By Paul Thompson
Shahid Bhat was moonlighting as a physical therapy student at the University of Kansas when the idea that would change his life first dribbled into his consciousness. While studying at a campus library, Bhat used the database to look up the word ‘Kashmir.’ Although he was born and raised in Martin City, Bhat’s parents hail from Kashmir, a war-torn region of India that serves as a northern buffer for bitter rivals India and Pakistan.
Throughout his early childhood, Bhat and his family maintained close ties to their homeland. His parents maintained a residence in Kashmir, and traveled back every summer. His memories of those
years remain fond, but the region his family once called home became an inhospitable war zone in the late 1980s as tensions in the region escalated.
By the time Bhat entered the name of his homeland into the library database in 2006, he was 33 years old and hadn’t been to Kashmir since 1991. What Bhat found in his search was a book entitled Kashmir, Sunlight and Shade, by British missionary and educationalist Cecil Tyndale-Biscoe. Tyndale-Biscoe had set up a school in Kashmir in the 1890s, and had been partially responsible for introducing European sports like cricket, boxing, and soccer to the region.
Bhat was immediately drawn to Tyndale-Biscoe, who he loosely compares to basketball inventor James Naismith, the University of Kansas legend from the same era. Eventually, Bhat wondered why he couldn’t do something similar in his homeland.
“I thought, ‘What if I can do for basketball what this guy did for other sports?’” said Bhat. “That was the genesis of it. What if I could bring basketball to Kashmir the way this guy brought soccer?”
Shahid’s epiphany didn’t come from nowhere; he had been a diehard basketball player for years. In fact, Bhat had fallen in love with the game instantaneously, gravitating to it as if compelled by magnetic force. Why shouldn’t the people of Kashmir experience that same joy?
Bhat was in seventh grade when a neighbor put up a basketball goal in their Martin City driveway, inadvertently setting off a lifetime passion in the unassuming 12-year-old. Although Shahid remembers having success in his P.E. classes growing up in the Grandview School District, he wasn’t blessed with impressive athletic ability. In India, academics are paramount, and there is little tradition in athletics. Despite boasting the world’s second-largest population, India finished the 2012 Olympics ranked in 55th place and failed to take home a single gold medal.
Bhat, though, took to basketball immediately. On the court, he found his identity. What he lacked in natural ability, he compensated for with an insatiable willpower. He remembers going to his neighbor’s house every day to practice, determined to improve. When the older kids in the neighborhood tried out for the team during that first year, Shahid volunteered to be the team manager, soaking up knowledge like a sponge. The next year he tried out for the team and made the roster, albeit barely. His basketball career had begun, but it was far from taking off.
“In 8th grade, I don’t remember ever scoring a point,” says Bhat, who at the time was barely over five feet tall and weighed about 100 pounds. “I was on the bench, and I was just happy to be there. I was too small and scared to shoot.”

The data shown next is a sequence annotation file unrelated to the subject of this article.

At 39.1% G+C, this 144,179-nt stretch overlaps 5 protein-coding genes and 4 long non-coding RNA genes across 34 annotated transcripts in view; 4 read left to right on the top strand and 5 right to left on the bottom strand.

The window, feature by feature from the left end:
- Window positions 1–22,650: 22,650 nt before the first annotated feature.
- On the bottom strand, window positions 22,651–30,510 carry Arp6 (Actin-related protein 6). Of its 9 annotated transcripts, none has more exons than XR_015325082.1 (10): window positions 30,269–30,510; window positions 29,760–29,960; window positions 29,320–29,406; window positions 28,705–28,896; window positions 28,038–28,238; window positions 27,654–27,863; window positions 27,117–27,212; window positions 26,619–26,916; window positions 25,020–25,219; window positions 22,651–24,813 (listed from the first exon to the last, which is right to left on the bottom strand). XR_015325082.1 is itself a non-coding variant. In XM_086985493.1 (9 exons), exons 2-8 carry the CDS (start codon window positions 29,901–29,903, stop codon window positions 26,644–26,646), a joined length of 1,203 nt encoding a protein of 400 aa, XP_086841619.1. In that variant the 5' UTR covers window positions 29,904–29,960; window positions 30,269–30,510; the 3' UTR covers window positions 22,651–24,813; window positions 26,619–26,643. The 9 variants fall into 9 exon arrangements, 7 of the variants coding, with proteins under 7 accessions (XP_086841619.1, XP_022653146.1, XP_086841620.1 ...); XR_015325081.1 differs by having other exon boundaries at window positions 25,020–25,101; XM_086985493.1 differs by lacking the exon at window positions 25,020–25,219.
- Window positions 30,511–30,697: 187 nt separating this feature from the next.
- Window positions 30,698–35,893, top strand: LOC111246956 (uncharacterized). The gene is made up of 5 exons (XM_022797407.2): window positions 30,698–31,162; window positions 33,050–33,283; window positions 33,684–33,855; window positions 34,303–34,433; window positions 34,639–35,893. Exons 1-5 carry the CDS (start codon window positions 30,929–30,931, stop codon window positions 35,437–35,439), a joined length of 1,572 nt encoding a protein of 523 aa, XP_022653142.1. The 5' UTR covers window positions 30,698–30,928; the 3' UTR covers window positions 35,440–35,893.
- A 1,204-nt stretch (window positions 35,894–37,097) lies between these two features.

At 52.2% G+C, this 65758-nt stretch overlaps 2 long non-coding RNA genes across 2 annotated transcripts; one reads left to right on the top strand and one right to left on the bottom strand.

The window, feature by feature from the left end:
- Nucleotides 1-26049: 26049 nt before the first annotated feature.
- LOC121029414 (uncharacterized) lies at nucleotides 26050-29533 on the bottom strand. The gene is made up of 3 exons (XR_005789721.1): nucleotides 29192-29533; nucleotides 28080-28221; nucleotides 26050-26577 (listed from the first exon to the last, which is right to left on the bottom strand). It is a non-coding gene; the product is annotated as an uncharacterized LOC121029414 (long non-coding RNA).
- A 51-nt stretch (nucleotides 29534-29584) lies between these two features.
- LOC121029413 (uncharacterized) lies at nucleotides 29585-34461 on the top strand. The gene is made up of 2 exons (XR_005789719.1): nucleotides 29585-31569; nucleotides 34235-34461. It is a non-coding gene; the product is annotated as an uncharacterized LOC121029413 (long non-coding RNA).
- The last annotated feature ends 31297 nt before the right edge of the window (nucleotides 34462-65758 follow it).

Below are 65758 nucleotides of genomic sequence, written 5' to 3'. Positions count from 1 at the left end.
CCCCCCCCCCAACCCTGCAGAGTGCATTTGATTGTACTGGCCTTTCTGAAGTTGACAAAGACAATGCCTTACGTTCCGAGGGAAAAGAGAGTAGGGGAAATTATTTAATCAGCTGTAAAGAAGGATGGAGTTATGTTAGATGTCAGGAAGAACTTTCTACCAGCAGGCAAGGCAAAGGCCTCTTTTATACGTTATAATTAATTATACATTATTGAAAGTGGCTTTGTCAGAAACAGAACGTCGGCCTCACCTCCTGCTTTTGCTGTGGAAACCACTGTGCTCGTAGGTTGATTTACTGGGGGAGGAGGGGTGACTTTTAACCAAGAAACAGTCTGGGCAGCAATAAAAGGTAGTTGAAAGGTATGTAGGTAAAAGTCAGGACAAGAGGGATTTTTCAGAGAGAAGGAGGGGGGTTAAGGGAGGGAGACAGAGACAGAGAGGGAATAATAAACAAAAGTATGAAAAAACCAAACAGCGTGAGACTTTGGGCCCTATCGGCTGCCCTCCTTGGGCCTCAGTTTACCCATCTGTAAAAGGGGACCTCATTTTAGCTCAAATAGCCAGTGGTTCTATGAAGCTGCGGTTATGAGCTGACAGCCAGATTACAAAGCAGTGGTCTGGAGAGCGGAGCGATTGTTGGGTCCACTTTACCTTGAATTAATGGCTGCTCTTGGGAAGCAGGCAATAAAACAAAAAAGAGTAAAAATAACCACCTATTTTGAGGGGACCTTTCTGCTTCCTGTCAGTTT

John Kalliris, a neighborhood friend of Bhat’s who was ahead of him in school, remembers Shahid as a hard worker and a fierce competitor who left everything on the court.
“I remember he certainly had a lot of heart,” said Kalliris of Bhat. “He looked up to some of the older players on the team, and he had heart.”
While his dedication was never in question, Bhat was soon able to grow both physically and as a basketball player. He went to basketball camps during the summer, obsessing over the fundamentals of his game. Once school started, he would stay up late drawing up plays for his team.
“I was even scared to put my name on it, but I knew I wanted to be a coach,” says Bhat. “I was slipping plays underneath (the coach’s) door before my first class.”
Bhat started on the JV team as a sophomore, and looked poised to play on varsity during his junior year. However, his father, ever focused on academics, decided to send his son to Barstow High School to finish out his high school career. As a transfer, the devastated Bhat was forced to sit out his junior season. He started at point guard as a senior, averaging about 12 points and five assists per game, but Shahid never got the college scholarship offers he felt he deserved. He tried to walk on at Central Missouri State, but never gained traction. While he continued to get better and better, Shahid Bhat had seen his organized playing career come and go. He felt snubbed by the system.
“I knew I could perform well, but in my mind I was thinking, ‘Man, nobody wants a little Indian kid,’” said Bhat. “I had a chip on my shoulder. I was highly motivated to prove to people what I was capable of doing.”
As his basketball career was winding down, the situation in Kashmir had reached a boil. By the late 1980s, skirmishes between Pakistan and India had broken out in his native land.
“I would hear (my family) talking a little bit, and expressing concerns about what was going on there,” said Bhat. “So I would kind of pick up on it. But at the same time, I just didn’t care. I was more interested in my basketball practices. I had lost touch.”
Bhat’s family went back to visit Kashmir in 1991, but their trip was cut short due to the violence. It would end up being Bhat’s last visit for almost 18 years.